The following is the interview between Fr. Vincent Pham Trung Thanh, former Provincial Superior of the Redemptorists’ Province of Vietnam and reporter Teresa Pham Thanh Nghien.

Reporter (Teresa Pham Thanh Nghien): Father Thanh, I remember you once said that the human race is on the brink of many catastrophes, one of which is the destruction of natural habitats caused by humans. Does the coronavirus have any to do with this destruction, father?

Fr. Vincent Pham Trung Thanh: God created this world and bestowed it upon us. We could see God is so close to nature that, in the afternoon, God goes for a walk with humans in the garden of Eden. Humans must be responsible for managing, preserving God's gifts, and making the world flourish and become a better place. All humans, including us, however have not been preserving and protecting the priceless gift that God created and bestowed upon humanity.

We have witnessed wildfires in the US, Australia, and heat-waves in Canada. Most recently, flash floods in Germany, Europe that claimed so many lives. Then came the storms, even super storms that are happening in many places on earth. Scientists had issued dire warnings of the potential collapse of the ecosystem and the hefty price humanity will pay for its own action of wreaking havoc on mother nature. There are not only storms, floods, sea water rising, land erosion, air and environmental pollution but also the extinction of many species of animals and plants that we're talking about.

In Vietnam, deforestation and exploitation of green trees have reached (I must say) horrifying level. There are cities that lack shade of trees, forests where green areas are getting smaller. Every year, Vietnam suffers from so many storms and floods as a result of deforestation and flood discharge. The wicked people who destroyed the forest, poisoned the environment, and brought disasters to the country will someday have to provide an answer to their compatriots and eventually before God.

We are in the midst of a pandemic. I feel that the viruses in the past and this one have some connection with our living environment. It seems the arising and spreading of pathogens or viruses contain a certain degree of environmental elements. If the air people breathe in is fresh, our health would be protected and improved, transmission of disease would be reduced, and human immunity against illness would be strengthened. Therefore, I think the coronavirus is somehow related to the environmental problem. Generally speaking, environmental pollution provided a favorable condition for [the virus] to become rampant.

Reporter: Father, what role does the Church play in protecting the environment? And what does that have to do with the “new norm” concept that you have repeated throughout our conversation? (1)

Fr. Vincent Pham Trung Thanh: A few years back, Pope Francis released the encyclical “Laudato Si”, the theme of which is the caring and upkeep of the human natural home. In the context of this conversation, I am not talking about greater issues that the Church needed to get done. I would only like to offer a few small ideas on issues that are at hand and what the Church in this city is able and should be doing.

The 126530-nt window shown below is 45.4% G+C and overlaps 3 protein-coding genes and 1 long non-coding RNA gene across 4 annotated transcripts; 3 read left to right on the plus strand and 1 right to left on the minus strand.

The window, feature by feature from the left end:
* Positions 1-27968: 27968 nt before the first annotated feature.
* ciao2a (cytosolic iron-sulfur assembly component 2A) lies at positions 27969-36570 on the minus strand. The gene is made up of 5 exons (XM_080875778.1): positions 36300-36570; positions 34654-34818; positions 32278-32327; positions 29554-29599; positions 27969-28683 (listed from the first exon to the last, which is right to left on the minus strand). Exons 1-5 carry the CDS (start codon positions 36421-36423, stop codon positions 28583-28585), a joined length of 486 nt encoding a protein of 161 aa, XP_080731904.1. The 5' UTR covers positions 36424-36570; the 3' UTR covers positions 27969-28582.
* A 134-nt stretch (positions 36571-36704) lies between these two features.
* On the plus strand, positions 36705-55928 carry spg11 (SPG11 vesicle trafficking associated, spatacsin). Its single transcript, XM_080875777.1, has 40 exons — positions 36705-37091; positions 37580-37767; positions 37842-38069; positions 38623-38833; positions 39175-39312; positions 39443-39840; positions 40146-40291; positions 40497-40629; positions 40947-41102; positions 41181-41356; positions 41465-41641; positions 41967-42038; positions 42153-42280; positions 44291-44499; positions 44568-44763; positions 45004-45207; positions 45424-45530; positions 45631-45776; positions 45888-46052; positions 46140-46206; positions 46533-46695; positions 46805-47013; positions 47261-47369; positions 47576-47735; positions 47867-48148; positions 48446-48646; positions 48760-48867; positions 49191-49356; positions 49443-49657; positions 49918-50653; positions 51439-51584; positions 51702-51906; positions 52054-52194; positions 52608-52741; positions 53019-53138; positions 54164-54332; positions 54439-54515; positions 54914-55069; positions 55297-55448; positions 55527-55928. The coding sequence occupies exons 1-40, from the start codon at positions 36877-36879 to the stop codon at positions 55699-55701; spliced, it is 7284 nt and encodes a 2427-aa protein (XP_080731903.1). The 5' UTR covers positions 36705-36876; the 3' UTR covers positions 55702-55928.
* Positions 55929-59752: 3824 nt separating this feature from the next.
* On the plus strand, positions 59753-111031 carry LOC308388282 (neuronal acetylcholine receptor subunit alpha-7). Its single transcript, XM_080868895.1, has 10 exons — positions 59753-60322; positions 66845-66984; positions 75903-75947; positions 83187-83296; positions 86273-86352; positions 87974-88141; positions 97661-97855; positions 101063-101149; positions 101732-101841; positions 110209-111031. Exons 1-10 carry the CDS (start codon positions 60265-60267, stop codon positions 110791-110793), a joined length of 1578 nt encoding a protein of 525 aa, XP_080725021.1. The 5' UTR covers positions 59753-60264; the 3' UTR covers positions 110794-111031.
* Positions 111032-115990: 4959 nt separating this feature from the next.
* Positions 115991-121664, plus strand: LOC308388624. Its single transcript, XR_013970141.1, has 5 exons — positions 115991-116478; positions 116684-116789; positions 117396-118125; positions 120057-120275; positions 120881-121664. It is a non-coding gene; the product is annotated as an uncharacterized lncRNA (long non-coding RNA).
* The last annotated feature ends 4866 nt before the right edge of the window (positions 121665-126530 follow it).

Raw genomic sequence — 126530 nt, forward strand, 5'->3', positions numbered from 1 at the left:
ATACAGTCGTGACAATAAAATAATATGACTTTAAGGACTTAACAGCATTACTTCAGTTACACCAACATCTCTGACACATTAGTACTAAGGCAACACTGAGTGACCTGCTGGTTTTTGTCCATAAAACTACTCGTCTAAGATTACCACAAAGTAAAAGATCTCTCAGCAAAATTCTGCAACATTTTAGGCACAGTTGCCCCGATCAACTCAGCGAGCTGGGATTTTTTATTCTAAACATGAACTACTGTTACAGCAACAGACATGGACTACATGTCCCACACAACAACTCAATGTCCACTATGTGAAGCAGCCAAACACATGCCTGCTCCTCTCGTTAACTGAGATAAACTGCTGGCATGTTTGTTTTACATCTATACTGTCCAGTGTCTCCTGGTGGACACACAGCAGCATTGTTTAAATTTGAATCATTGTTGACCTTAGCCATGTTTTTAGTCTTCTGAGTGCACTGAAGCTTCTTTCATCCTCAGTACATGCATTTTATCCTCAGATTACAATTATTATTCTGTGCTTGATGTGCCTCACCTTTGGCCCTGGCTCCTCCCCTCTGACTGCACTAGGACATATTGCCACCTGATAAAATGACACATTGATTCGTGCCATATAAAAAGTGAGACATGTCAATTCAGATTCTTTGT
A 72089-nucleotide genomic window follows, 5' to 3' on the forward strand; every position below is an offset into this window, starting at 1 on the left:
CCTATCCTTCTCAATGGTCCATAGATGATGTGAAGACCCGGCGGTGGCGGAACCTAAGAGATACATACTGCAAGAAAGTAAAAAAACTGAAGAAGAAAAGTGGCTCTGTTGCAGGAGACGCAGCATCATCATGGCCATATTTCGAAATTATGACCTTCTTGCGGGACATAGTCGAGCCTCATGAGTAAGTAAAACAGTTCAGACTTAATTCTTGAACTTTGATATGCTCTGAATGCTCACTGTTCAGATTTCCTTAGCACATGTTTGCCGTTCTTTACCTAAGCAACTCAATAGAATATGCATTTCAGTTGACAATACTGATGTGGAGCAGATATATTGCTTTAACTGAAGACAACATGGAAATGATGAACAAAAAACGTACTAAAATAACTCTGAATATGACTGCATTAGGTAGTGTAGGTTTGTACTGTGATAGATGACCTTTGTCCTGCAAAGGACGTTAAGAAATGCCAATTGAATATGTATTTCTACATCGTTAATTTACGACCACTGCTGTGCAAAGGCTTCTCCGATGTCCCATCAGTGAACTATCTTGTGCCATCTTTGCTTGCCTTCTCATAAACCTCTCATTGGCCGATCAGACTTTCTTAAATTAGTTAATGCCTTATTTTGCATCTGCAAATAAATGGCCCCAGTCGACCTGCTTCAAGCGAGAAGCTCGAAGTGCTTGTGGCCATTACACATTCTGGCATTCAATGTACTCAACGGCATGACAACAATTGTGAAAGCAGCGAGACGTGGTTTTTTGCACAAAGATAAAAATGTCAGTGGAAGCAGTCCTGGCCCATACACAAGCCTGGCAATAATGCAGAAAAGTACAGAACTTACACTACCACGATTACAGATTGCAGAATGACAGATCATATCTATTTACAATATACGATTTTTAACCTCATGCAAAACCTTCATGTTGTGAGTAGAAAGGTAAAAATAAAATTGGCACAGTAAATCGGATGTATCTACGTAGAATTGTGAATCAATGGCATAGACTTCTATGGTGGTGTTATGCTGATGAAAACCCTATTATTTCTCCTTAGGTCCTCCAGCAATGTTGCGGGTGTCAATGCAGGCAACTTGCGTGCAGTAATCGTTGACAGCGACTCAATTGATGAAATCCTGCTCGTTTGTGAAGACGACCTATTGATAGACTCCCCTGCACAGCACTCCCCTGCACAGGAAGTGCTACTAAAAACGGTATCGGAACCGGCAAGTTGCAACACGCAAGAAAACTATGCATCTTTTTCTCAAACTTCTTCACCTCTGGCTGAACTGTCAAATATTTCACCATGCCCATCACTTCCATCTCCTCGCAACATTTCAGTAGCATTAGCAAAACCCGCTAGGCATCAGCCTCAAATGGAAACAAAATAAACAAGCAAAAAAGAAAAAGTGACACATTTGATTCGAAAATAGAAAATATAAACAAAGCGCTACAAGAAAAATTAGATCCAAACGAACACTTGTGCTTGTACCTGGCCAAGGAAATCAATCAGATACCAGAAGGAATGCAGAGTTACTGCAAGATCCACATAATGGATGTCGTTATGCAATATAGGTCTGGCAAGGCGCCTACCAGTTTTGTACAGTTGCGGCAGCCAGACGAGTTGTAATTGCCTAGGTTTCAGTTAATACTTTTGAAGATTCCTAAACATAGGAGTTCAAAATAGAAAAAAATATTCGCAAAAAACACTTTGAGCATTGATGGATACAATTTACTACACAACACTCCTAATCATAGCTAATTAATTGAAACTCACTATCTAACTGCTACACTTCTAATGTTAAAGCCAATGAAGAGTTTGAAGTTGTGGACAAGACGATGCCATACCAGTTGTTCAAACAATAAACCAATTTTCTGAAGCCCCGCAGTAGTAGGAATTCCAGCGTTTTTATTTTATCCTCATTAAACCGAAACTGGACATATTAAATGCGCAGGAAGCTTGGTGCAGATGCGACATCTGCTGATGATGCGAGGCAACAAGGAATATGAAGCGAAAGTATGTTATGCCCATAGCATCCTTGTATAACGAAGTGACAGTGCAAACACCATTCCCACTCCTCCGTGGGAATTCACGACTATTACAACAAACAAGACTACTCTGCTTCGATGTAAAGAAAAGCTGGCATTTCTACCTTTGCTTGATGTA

First, trees must be planted. Many years ago, planting trees at churches was a normal thing to do, but in recent years, this task has not been paid much attention to. Trees even were cut down quite a few. It is about time for the Church to start planting trees again, to return to such “normal” thing. During the time Saigon was under lockdown due to COVID19 pandemic, each church yard turned into a “zero- dollar supermarket”, behind each convent's gate is a space large enough for a “zero-dollar farmer market”, then every church should later have room for a greenery area. This city has many churches and most of them have a certain amount of land large enough for planting trees. Should each church plant a few trees, we would have a decent number of trees. Trees do not only provide shade, but also help filtering the air, supplementing the city's underground water level, which is receding badly, causing land subsidence or collapse in many places.

Secondly, the problem of waste management. I would like to mention the “Ve-chai (recycling) group “ of young people in many parishes. They have been doing a very effective job yet have not been encouraged. In my opinion, each parish should organize a Ve-chai group for young people to get together for activities. Instead of going out, they will donate a specific amount of time every week to pray and work together. This would bring many benefits such as cleaning up a large amount of hazardous materials that were released into the environment. Things like plastic bottles, bags, paperboard, scrap metals... that you can sort out and sell to raise money for charitable purposes such as repairing houses for the poor, buying bicycles for children to ride to school, helping the lonely and disadvantaged... The Church must educate young people so that they can see the need for environmental protection. The Pope complained a lot about our “disposable” mentality. It is not just how easy we can use and dispose of materials, but it can also morph into the depths of human psyche, to the extent that husband and wife can also be “used once and discarded”, there is no need to be faithful to each other. Every parish, every Christian should consider preserving and protecting the environment as their responsibility. It is necessary to change the habit of using things that are “disposable “, which may bring convenience in the short term but causes long-term consequences in the future.

The third is the problem of toxic chemicals. What is the role of the Church in educating her children to say “no” to the pervasive use of harmful chemicals in all areas? Please keep in mind that the number of people dying from cancer far exceeds the number of people dying from the Coronavirus.